AFTER THIS CLASS YOU’LL BE ABLE TO:
- Understand differences and similarities of shooting with a mobile phone versus DSLR
- Utilize techniques for image processing within a mobile workflow in Adobe Lightroom
- Optimize your photos with new gear and software on a small budget
- Deal with low indoor light by using inexpensive lighting equipment
- Strategize your digital portfolio and social media engagement
- Analyze your data objectively
- Understand the financial benefits of growing a social media following
- Compartmentalize your social media to increase efficiency and flow
- Monetize your social presence and avoid being exploited online
ABOUT ANDREW'S CLASS:
Do you follow food Instagrammers or Bloggers, hungry for those same stunning looks and daily likes? Andrew Scrivani joins CreativeLive to bring you the ultimate mobile food photography playbook. In this comprehensive course, the award-winning food photographer shows you both the art and strategy for creating images that entice (and grow!) your social following – all within a mobile workflow. From styling a delicious dish to building your social business, Andrew will help you use the phone in your pocket – and any budget – to engage an audience that can’t get enough.
Whether you’re new to mobile food photography or a pro eager to expand your services, this course will give you the blueprint to create irresistible images that generate the attention you want on your blog and social sites.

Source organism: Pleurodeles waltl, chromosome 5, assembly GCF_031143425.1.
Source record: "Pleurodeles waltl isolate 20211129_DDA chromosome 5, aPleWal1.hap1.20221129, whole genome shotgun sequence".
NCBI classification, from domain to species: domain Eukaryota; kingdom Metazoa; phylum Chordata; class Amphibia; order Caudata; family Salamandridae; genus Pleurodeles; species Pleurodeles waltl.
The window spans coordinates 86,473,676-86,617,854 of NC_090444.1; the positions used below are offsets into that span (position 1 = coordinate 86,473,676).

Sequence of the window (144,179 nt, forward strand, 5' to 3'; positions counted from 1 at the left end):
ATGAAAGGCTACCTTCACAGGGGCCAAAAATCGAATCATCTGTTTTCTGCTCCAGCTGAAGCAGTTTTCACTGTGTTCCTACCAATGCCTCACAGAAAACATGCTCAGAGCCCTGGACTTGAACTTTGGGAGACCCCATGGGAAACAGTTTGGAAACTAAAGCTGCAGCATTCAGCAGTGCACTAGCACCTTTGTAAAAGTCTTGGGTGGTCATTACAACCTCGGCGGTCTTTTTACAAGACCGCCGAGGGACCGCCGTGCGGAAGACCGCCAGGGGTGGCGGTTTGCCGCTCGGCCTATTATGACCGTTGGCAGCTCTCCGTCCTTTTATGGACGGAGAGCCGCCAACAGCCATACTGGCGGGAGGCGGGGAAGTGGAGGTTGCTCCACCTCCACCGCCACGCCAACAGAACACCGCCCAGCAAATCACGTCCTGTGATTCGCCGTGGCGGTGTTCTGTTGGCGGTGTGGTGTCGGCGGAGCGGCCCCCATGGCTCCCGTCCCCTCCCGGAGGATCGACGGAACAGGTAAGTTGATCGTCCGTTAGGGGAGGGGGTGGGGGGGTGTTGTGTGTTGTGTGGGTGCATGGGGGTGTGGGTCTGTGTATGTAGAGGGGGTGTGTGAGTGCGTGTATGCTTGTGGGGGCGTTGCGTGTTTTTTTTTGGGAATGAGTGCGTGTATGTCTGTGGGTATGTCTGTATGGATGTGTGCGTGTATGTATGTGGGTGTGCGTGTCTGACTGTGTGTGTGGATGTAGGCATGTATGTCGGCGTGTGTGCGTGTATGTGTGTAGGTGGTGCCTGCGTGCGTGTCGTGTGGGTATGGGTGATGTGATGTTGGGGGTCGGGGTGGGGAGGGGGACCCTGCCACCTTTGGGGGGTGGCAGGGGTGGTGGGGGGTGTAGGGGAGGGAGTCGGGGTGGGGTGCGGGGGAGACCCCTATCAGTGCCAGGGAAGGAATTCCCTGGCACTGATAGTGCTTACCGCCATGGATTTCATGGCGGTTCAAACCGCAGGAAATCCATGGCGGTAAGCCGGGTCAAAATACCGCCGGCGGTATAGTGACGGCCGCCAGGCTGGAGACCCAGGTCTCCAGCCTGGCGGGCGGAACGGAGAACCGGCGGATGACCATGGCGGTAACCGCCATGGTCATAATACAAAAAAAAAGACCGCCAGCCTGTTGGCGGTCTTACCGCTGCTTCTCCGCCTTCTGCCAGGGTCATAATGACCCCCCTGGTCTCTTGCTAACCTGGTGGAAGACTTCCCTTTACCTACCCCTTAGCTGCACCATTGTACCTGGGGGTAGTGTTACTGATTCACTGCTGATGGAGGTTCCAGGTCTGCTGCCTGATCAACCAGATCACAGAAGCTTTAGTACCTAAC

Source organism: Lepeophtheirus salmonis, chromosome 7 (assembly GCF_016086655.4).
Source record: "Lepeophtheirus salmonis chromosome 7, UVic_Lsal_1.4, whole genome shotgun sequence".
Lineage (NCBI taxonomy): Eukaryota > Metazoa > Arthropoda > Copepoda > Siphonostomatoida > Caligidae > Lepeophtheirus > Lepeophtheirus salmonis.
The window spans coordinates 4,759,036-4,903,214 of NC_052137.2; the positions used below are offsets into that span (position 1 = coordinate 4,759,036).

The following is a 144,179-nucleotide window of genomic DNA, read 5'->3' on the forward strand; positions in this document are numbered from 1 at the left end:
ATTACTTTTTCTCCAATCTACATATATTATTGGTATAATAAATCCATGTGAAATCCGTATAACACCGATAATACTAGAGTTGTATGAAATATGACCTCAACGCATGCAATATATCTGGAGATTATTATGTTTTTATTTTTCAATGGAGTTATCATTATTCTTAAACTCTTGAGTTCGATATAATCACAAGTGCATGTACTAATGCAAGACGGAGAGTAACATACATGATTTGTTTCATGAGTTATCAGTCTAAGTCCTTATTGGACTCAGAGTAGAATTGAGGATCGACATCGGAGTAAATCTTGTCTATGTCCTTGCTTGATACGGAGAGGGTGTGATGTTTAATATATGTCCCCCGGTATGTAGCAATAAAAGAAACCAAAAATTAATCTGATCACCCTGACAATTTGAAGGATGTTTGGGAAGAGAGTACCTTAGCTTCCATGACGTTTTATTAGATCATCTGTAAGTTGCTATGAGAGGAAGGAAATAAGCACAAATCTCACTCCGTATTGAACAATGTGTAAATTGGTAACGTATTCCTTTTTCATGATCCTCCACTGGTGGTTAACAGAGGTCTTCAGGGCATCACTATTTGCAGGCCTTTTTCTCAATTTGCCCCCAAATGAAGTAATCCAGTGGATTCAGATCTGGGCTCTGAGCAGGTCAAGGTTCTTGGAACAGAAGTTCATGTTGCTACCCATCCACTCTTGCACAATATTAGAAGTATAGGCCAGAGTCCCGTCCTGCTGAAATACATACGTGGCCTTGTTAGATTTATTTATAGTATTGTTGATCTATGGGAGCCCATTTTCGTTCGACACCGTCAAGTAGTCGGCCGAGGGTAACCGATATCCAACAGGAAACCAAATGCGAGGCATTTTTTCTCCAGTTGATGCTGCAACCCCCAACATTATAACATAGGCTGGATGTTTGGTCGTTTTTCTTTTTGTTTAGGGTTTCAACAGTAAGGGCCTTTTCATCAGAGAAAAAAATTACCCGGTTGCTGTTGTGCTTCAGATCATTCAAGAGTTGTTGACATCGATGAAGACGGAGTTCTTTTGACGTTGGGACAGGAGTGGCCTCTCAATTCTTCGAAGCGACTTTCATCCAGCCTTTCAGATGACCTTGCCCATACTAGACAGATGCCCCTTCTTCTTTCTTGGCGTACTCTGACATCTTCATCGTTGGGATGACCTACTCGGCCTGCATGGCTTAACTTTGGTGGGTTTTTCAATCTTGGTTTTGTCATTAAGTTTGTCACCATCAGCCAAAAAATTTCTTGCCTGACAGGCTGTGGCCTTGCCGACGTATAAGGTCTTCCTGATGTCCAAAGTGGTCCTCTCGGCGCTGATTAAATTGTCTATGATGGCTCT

WHO THIS CLASS IS FOR:
- Beginners wanting a better understanding of mobile food photography and creating an engaged audience
- Professionals wanting to expand their repertoire
- Those who love taking pictures of food, but aren’t sure how to best utilize social media platforms
- Bloggers who write about food but need high-quality images to go with their written social media content
ABOUT YOUR INSTRUCTOR:
Andrew is a world-renowned commercial photographer, food stylist, New York Times columnist, workshop instructor… with countless additional titles and accolades. Some of Andrew's clients include Apple, Adobe, Conde Nast, Disney, Meredith Corporation, Grey Advertising, and your friends here at CreativeLIVE.
Andrew's recent work includes directing and photographing the latest campaigns for Oprah Winfrey’s O That’s Good Foods and Bumble Bee Tuna as well as directing a short documentary film for The New Yorker Magazine, The Blades of New York's ‘Forged In Fire’ Contestants.
- iPhone 11 Pro
- Olloclip Lenses
- Adobe Lightroom Mobile